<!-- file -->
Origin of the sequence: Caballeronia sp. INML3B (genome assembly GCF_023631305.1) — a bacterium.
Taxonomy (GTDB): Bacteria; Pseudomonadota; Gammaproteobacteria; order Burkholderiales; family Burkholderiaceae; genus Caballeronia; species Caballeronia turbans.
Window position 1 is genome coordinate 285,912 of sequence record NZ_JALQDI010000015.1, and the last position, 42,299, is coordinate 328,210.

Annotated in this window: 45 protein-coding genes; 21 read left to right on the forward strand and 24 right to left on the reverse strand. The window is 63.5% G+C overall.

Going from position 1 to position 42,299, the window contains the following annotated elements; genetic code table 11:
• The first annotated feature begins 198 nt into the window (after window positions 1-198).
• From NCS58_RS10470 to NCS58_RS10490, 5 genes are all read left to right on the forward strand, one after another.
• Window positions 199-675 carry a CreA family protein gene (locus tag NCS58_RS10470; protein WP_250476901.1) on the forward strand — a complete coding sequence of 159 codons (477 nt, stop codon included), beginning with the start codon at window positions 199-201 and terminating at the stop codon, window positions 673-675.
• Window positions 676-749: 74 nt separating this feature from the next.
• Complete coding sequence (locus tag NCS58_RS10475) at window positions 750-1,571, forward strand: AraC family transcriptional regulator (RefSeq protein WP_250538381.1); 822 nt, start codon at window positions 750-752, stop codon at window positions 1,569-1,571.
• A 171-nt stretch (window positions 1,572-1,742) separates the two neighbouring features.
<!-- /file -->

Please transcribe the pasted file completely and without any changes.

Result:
Origin of the sequence: Caballeronia sp. INML3B (genome assembly GCF_023631305.1) — a bacterium.
Taxonomy (GTDB): Bacteria; Pseudomonadota; Gammaproteobacteria; order Burkholderiales; family Burkholderiaceae; genus Caballeronia; species Caballeronia turbans.
Window position 1 is genome coordinate 285,912 of sequence record NZ_JALQDI010000015.1, and the last position, 42,299, is coordinate 328,210.

Annotated in this window: 45 protein-coding genes; 21 read left to right on the forward strand and 24 right to left on the reverse strand. The window is 63.5% G+C overall.

Going from position 1 to position 42,299, the window contains the following annotated elements; genetic code table 11:
• The first annotated feature begins 198 nt into the window (after window positions 1-198).
• From NCS58_RS10470 to NCS58_RS10490, 5 genes are all read left to right on the forward strand, one after another.
• Window positions 199-675 carry a CreA family protein gene (locus tag NCS58_RS10470; protein WP_250476901.1) on the forward strand — a complete coding sequence of 159 codons (477 nt, stop codon included), beginning with the start codon at window positions 199-201 and terminating at the stop codon, window positions 673-675.
• Window positions 676-749: 74 nt separating this feature from the next.
• Complete coding sequence (locus tag NCS58_RS10475) at window positions 750-1,571, forward strand: AraC family transcriptional regulator (RefSeq protein WP_250538381.1); 822 nt, start codon at window positions 750-752, stop codon at window positions 1,569-1,571.
• A 171-nt stretch (window positions 1,572-1,742) separates the two neighbouring features.